Eric Schmidt should run the SEC

When Mark Cuban wasn’t winning NBA titles he was predicting exactly what was coming in the stock market on his blog post here. There was also a 60 Minutes piece on it. In essence all of the proprietary trading platforms that make split second trades can cause a market flash crash (or up swing) due to lack of human oversight. The huge influx of capital invested by these platforms and the number of trades they make has created a volatility bubble that is going to drive more and more “regular” people out of the market. How can a retiree or someone close to retirement see swings of 500 or 600 points every day and not panic and pull their money out of the market at a low point? I would go as far as to say this is exactly what Goldman Sachs and the rest of what Cuban refers to as “hackers” want to have happen. They want to create a volatility bubble and buy up securities at a 30-50% discount and then sell them back to all of poor schleps with 401Ks when enough confidence is mustered once the market goes back up 20-30%. So when Cuban asks what business they are in I think I know, their business model is creating bubbles and taking advantage the market swings and in essence working people who are not “in the know”. What can be done from a regulatory perspective? The SEC is useless, I mean Bernie Madoff was the Chairman of the Board of Directors and on the Board of Governors of the NASD for Christ’s sakes. If I were Obama I would put someone like Eric Schmidt in charge of the operation. The argument that he doesn’t have a financial background all the more positive to me, he was the CEO of Google I think he knows enough about finance to get by. What they need is someone who understands extremely complex systems and architecture to decipher what the hell is going on. To prove my point that people get bad advice from people who don’t know shit about finance read this article in the Boston Globe today about investment advisers are like sheep, that may well be true but they aren’t making any of these trades that have caused the volatility over the past week or so. Here are some points Cuban makes in his post:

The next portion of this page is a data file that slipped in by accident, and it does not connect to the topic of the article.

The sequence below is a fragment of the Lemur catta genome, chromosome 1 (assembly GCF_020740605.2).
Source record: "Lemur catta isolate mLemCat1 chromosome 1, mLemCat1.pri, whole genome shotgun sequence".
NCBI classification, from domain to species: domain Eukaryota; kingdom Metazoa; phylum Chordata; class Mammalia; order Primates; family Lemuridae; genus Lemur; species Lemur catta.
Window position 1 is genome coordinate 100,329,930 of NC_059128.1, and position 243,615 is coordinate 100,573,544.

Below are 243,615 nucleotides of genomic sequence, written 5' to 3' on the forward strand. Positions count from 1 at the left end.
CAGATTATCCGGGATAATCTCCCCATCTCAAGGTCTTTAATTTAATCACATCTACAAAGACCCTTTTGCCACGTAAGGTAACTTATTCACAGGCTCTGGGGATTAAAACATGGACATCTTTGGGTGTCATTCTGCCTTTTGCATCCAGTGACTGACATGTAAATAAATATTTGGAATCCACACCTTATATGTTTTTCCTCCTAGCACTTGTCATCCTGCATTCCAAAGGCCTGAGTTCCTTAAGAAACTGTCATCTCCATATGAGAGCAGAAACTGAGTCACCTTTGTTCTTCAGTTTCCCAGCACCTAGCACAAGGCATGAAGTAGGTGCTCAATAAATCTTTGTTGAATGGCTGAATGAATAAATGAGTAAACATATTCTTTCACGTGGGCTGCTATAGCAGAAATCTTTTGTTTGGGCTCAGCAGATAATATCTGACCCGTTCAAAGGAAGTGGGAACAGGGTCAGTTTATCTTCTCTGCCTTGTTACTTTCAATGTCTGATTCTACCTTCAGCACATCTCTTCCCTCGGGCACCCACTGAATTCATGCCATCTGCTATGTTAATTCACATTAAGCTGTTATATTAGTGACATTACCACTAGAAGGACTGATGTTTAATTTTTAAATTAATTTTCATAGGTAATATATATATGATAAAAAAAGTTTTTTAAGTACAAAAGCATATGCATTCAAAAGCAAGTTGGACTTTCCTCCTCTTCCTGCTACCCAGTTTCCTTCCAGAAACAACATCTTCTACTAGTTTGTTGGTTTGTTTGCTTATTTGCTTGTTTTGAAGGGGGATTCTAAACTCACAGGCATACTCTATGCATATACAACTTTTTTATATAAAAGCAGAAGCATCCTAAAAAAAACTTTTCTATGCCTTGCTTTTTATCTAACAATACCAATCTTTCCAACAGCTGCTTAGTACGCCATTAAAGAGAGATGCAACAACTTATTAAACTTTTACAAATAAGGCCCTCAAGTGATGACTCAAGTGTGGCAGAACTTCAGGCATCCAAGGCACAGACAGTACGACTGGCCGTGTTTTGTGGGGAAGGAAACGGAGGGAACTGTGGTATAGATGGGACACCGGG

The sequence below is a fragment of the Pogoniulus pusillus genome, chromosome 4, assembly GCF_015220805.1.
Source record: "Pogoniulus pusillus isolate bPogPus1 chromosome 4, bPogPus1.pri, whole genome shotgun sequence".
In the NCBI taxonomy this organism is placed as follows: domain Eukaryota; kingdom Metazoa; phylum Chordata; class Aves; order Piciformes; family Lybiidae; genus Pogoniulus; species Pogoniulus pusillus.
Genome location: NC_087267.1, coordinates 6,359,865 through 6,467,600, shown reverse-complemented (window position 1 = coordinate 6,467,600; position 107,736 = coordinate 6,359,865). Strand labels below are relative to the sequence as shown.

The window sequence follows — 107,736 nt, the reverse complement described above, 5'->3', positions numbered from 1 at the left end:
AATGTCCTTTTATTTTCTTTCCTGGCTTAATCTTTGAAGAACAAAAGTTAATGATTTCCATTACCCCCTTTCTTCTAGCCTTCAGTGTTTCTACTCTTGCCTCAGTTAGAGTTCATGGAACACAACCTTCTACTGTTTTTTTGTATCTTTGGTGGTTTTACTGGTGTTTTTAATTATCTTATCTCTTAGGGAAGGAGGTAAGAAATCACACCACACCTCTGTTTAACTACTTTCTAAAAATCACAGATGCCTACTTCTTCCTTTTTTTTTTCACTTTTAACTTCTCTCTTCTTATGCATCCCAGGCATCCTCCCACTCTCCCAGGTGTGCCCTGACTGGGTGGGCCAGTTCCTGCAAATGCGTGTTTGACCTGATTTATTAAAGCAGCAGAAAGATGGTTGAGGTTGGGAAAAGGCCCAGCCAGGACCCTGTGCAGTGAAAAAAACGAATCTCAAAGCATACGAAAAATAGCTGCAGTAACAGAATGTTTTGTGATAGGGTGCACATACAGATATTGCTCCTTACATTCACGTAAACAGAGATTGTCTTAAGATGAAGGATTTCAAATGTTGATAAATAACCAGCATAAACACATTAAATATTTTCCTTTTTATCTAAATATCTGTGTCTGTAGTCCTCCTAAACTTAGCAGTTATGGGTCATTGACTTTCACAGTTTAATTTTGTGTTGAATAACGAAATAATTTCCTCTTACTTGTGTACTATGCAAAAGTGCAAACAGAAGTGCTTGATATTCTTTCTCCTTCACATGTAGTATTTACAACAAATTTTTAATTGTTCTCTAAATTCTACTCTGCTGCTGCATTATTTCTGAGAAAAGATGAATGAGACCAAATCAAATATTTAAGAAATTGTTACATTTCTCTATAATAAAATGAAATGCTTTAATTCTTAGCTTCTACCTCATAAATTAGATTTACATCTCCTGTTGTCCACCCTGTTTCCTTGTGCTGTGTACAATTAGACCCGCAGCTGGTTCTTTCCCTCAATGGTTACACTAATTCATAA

The only people who know what business Wall Street is in are the traders. They know what business Wall Street is in better than everyone else.  To traders, whether day traders or high frequency or somewhere in between, Wall Street has nothing to do with creating capital for businesses, its original goal. Wall Street is a platform. It’s a platform to be exploited by every technological and intellectual means possible.

The best analogy for traders ? They are hackers. Just as hackers search for and exploit operating system and application shortcomings, traders do the same thing.  A hacker wants to jump in front of your shopping cart and grab your credit card and then sell it.  A high frequency trader wants to jump in front of your trade and then sell that stock to you. A hacker will tell you that they are serving a purpose by identifying the weak links in your system. A trader will tell you they deserve the pennies they are making on the trade because they provide liquidity to the market.

Over just the past 3 years, the market has changed. It is getting increasingly difficult to just invest in companies you believe in. Discussion in the market place is not about the performance of specific companies and their returns. Discussion is about macro issues that impact all stocks. And those macro issues impact automated trading decisions, which impact any and every stock that is part of any and every index or ETF.  Combine that with the leverage of derivatives tracking companies,  indexes and other packages or the leveraged ETFs, and individual stocks become pawns in a much bigger game than I feel increasingly less  comfortable playing. It is a game fraught with ever increasing risk.